- Abolition of Angel Tax: Startup India, StandUp India is the mantra of the Government along with Make In India. However, with the issue of Angel Tax popping up, there are apprehensions for the Startups where such taxes could cripple the genuine transactions. While the government has introduced a measure to ease issues, this tax needs to be completely abolished as there are adequate measures in Income tax provisions to check for tax evasions.
- Easing of tax brackets for Salaried Individuals: The salaried middle class needs a breather in tax. The last year’s move enabled substantial breather for the individuals having income upto a certain limit. However, there is still a need to do more on this front. The tax burden on salaried middle class needs to be reduced further in this budget.
- Measures to boost Capital by the government: Currently, the government has Rs. 150,000 limit under 80C covering multiple investments, insurance premia, and home loan principal, among others. Furthermore, an additional Rs. 50,000 is allowed NPS. Given the capital situation with various banks and need for an infra project, the government needs to introduce quasi-Equity Bonds carrying a IRR of 10% (combination of annual interest and redemption premium) whose investment and redemption is tax-free. The money collected should be centrally pooled either invested in the restructuring of banks, or infra projects. The effort should be to mobilize more than 100,000 crores. Such a central agency should be run by professionals and ensure efficient capital allocation and returns.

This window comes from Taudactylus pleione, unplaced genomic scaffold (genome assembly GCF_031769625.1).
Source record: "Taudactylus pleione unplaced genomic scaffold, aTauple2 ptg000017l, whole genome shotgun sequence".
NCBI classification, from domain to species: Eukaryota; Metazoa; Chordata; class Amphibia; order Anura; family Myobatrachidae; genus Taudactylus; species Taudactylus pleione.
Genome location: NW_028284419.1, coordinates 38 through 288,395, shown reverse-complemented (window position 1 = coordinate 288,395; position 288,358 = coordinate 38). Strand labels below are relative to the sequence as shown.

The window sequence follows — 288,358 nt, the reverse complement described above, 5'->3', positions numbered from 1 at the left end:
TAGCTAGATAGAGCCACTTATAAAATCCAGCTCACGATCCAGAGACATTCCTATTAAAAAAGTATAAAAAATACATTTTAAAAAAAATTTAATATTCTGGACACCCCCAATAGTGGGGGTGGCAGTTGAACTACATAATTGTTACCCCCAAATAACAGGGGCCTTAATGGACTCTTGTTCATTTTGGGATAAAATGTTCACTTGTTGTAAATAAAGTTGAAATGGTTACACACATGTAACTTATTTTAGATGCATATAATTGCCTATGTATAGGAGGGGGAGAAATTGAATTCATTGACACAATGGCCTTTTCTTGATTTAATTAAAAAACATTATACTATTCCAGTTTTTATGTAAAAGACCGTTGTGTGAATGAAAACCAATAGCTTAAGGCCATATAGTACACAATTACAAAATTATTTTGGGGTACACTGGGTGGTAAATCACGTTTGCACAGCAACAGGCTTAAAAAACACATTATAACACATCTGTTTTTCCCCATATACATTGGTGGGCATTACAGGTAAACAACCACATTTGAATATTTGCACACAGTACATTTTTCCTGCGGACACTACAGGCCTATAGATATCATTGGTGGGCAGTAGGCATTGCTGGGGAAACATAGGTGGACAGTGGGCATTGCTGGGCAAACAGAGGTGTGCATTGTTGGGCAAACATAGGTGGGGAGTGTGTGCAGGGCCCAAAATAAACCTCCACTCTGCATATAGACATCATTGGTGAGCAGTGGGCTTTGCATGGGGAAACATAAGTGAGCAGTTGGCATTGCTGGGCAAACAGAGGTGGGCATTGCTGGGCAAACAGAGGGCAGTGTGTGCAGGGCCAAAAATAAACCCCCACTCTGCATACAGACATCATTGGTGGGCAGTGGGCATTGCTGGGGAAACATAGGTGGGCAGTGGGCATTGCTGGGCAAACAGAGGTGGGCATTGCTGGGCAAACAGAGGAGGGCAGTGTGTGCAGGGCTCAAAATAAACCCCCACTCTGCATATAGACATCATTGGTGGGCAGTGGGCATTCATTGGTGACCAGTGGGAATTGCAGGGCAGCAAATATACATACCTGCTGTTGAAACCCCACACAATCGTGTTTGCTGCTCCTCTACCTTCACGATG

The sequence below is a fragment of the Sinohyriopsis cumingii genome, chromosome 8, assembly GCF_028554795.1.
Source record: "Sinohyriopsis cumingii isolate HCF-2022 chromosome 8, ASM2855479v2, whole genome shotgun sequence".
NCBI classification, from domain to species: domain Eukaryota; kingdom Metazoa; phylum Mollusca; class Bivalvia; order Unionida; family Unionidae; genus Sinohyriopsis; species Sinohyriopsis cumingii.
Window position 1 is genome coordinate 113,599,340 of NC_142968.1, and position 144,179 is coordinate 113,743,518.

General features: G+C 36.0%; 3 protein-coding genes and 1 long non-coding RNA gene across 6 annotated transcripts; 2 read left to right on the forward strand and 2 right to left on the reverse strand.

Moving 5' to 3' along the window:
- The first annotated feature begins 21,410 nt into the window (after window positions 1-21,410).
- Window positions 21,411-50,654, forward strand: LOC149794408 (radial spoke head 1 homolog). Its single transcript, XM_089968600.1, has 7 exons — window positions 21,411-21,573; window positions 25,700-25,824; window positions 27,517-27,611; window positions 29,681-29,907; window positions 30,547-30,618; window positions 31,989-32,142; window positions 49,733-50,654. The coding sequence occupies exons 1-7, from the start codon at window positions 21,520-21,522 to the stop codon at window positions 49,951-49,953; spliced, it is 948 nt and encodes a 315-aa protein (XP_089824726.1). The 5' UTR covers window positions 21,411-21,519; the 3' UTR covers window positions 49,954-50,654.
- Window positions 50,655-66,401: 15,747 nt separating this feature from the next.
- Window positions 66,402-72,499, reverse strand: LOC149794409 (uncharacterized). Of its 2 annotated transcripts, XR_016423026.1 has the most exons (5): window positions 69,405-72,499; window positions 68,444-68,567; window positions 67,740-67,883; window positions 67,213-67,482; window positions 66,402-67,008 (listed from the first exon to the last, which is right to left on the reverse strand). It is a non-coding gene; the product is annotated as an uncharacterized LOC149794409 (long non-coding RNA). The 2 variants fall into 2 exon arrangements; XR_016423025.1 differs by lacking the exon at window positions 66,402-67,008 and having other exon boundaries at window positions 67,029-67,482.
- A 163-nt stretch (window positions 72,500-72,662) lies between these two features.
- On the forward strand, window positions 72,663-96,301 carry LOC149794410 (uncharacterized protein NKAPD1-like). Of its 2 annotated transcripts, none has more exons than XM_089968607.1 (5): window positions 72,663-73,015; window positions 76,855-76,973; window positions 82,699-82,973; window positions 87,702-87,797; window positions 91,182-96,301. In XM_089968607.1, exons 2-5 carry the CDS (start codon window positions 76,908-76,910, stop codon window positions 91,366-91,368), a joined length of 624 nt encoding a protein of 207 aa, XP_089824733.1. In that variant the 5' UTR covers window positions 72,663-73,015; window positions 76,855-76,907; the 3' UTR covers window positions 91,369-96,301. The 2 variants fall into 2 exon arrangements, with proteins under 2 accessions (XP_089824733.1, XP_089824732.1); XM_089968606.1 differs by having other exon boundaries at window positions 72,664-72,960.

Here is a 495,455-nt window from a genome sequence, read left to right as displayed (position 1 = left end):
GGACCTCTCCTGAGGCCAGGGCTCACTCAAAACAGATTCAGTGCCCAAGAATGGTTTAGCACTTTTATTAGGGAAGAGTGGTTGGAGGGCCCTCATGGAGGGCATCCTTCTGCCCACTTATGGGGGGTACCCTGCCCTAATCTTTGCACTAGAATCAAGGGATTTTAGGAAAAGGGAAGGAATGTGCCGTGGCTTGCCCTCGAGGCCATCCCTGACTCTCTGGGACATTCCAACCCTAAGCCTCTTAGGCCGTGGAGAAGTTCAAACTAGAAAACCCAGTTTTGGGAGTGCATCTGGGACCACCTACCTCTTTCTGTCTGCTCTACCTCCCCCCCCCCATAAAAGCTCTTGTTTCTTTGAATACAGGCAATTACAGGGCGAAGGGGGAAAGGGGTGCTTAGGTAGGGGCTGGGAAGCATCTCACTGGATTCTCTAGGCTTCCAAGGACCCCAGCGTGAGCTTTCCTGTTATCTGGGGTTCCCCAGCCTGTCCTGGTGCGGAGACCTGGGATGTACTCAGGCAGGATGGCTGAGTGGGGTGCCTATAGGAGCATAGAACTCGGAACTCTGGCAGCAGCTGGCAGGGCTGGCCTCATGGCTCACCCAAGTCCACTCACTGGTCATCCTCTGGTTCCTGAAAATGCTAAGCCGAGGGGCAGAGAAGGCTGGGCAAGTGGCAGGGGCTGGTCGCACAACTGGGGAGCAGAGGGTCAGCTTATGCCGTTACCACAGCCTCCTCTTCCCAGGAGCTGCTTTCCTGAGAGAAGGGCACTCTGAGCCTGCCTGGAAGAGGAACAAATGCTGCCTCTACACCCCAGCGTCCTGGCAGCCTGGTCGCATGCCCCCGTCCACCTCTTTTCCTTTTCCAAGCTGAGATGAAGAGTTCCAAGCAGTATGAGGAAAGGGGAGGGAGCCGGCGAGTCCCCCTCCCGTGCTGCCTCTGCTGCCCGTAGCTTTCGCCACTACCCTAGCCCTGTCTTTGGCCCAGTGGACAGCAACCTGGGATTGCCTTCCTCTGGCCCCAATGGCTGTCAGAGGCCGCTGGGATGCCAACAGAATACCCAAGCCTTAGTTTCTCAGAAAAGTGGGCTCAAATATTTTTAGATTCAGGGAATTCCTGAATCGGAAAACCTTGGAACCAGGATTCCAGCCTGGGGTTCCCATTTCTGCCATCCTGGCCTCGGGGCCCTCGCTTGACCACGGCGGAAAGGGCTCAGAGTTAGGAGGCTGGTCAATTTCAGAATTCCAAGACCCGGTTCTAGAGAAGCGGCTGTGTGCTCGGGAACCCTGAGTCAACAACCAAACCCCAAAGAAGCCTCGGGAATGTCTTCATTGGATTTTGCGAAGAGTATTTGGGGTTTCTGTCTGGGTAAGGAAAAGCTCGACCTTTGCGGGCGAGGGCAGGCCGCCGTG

The above-mentioned measures are indicative. The growth in consumption and capital expenditure and a boost to the overall credit system is the need of the hour. An investor-friendly Budget coupled with clear roadmaps for taxes (either increase or reduction) shall ensure a smooth flow of capital.